Blue Jays Blow A Pair Of Leads En Route To Extra-Innings Loss To Rays

To say that the Blue Jays bullpen hasn’t had the best of season would be a tremendous understatement. Having gone just 23-for-42 in save opportunities, it might even be an understatement to say that the Blue Jays relief corp have been downright terrible this season. They’ve given up leads like Jo-Jo Reyes likes to give up hits, and essentially everyone in the ‘pen has been to blame for some late-game loss at some point. Yet, the embattled group of pitchers managed to sink to a new low today, recording not one, but two blown saves during this afternoon’s series closer against the Tampa Bay Rays.

Brett Cecil and Wade Davis were the starters on the mound today, but it scarcely matters at this point, because we can probably just fast-forward to the end of the game. Tied at 3 in the 10th inning, the Blue Jays got a clutch RBI hit from Colby Rasmus (2-for-5) to go ahead 4-3, only to have our “closer” Jon Rauch come in for the bottom half, and give it right back on the first pitch he threw to Desmond Jennings.

Rauch would retire the next 3 batters, and the Jays regrouped against at the top of the 11th, this time getting some improbable heroics from Jose Molina, who hit a 2-run triple off Juan Cruz to give the Jays another lead in extras. That was going to be enough, right? Wrong. For some reason that I don’t think I’ll ever understand, John Farrell elected to keep Rauch out there to seal up the win situation that he got himself into by blowing the save just an inning earlier. Maybe Farrell thought it’d be a good idea, since Rauch hadn’t thrown too many pitches and recovered nicely from the BS; either way, it was a move of loyalty that backfired. The big righty started things off by giving up a double to BJ Upton, and then a single from Casey Kotchman moved runners to 1st and 3rd with no out.

Only after Matt Joyce brought the Rays to within a run with a ground out, did Farrell finally decided that he’d seen enough, bringing in Shawn Camp for the save. Camp being himself, he would then give up a RBI single to another rookie, Robinson Chirinos, for his own blown save of the afternoon, before almost flat out losing the game after Desmond Jennings followed it up with a double. The Jays narrowly escaped the jaws of defeat once again, despite the blown save.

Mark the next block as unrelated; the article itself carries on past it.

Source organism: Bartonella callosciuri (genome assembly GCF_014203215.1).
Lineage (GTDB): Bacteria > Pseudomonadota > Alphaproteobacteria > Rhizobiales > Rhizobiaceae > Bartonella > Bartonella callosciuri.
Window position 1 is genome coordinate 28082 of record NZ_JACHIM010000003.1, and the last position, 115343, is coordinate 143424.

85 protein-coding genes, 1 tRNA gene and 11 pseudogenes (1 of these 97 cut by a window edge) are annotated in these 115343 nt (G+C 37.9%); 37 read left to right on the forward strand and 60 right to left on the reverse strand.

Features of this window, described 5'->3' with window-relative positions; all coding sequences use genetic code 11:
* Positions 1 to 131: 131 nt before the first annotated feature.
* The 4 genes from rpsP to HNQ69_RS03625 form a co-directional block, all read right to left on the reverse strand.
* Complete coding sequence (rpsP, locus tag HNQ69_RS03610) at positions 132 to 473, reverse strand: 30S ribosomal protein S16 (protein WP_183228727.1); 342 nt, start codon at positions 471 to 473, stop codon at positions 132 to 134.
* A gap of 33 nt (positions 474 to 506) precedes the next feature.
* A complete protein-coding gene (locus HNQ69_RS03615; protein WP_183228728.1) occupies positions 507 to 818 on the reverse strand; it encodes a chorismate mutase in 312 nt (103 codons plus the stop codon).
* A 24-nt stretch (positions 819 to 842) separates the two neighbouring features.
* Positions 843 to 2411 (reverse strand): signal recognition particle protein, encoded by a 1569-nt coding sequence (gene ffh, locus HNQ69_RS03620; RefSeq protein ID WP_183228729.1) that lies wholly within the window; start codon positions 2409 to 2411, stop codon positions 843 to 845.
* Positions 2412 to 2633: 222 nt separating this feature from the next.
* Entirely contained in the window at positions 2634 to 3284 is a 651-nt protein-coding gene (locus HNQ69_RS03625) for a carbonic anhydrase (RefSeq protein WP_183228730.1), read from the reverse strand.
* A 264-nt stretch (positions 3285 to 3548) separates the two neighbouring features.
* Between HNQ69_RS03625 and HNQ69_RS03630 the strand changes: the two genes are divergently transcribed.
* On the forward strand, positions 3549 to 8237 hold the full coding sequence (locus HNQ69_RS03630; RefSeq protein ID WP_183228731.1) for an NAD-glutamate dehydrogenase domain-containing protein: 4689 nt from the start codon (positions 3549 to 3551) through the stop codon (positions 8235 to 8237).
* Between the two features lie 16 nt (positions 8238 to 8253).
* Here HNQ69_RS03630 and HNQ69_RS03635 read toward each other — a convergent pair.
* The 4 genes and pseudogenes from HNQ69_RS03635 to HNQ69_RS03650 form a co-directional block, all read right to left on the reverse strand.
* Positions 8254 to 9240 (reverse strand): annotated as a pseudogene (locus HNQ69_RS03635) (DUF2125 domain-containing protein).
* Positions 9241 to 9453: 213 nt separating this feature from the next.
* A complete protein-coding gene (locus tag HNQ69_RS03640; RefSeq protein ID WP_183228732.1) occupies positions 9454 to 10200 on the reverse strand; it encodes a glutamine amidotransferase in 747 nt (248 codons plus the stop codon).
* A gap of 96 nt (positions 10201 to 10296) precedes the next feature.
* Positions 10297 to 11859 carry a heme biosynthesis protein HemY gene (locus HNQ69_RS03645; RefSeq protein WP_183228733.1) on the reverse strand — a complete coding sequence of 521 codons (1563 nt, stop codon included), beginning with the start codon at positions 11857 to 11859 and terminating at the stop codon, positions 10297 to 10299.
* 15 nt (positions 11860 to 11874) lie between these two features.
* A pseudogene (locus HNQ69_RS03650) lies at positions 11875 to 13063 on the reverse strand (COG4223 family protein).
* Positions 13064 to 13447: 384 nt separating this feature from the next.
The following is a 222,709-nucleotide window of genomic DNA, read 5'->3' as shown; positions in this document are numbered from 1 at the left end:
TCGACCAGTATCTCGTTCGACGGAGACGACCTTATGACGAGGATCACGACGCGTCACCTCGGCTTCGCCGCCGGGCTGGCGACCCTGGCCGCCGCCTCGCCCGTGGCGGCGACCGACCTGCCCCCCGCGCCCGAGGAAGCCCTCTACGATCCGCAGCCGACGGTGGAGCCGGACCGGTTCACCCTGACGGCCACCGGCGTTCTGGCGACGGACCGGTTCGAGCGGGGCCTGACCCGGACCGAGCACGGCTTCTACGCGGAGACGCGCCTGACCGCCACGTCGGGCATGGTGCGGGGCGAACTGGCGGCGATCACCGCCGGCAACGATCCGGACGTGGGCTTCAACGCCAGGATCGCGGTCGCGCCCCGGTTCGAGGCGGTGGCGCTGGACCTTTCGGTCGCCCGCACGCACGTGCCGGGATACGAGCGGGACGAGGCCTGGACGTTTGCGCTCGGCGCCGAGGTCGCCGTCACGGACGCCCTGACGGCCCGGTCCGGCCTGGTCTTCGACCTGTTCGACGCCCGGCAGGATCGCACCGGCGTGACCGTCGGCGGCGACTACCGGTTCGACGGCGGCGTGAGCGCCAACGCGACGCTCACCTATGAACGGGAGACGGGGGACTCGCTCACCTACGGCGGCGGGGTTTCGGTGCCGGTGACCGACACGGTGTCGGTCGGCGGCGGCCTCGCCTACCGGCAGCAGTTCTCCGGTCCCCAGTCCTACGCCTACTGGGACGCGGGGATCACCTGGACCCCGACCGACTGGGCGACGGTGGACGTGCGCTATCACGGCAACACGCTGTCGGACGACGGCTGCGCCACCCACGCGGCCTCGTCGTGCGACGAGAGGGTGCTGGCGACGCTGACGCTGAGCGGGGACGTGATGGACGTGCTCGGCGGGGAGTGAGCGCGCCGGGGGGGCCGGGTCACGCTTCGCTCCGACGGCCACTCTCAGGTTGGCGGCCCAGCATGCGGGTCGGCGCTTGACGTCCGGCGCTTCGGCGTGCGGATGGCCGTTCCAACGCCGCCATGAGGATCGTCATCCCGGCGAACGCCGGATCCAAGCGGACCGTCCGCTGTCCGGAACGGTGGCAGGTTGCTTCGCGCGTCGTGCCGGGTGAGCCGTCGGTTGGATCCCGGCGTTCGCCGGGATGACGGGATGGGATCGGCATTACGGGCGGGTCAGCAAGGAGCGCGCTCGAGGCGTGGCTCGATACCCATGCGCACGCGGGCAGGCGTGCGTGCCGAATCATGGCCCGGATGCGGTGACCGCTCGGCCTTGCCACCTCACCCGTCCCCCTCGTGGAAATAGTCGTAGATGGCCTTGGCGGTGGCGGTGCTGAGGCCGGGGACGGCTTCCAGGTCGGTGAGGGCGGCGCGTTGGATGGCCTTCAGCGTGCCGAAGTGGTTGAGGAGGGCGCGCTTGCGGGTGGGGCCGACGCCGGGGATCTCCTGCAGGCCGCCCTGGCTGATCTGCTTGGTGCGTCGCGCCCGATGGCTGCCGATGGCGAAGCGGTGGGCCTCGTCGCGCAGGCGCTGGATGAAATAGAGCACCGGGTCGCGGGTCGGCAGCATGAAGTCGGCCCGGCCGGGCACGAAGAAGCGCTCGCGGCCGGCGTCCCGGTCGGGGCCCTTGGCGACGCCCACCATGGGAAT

That’s not a problem for Camp, who opened up the bottom of the 12th inning with a flyout, and then promptly got back to the business of losing the game, by allowing a triple to BJ Upton. After the team decided to intentionally load the bases, Chirinos finally put the team out of its misery with a RBI single – his 2nd in 2 innings.

Normally, you might say that the loss was a shame because it was a close battle, but it really wasn’t the case here. This was a game that the Jays should have won in the 10th, and frankly, one that the team deserved to lose. There is no excuse for the total lack of major league competency that has been shown by the collective that is the Jays bullpen this year – you thought Frank Francisco was bad? Rauch isn’t that much better – he just hadn’t been put in a spotlight role until recently, and now that he has, there’s nothing to suggest that he should continue to get the ball in the 9th for the duration of the season.

So who do you go with? Not Camp, and not Jesse Litch. Maybe Casey Janssen? He has been, by far, the best Blue Jays reliever this year (which isn’t saying much), but it’s hard to imagine a guy who gives up a hit every inning being effective in a high-leverage role. But hey, why not? It’s not like anyone else can get consistent outs in this comical display the team is calling a bullpen right now.

Oh, and Bautista hit his league leading 33rd HR of the season today, too. Not that it mattered much, though; as long as the bullpen are going to excel at blowing leads, anyway.

Around the Web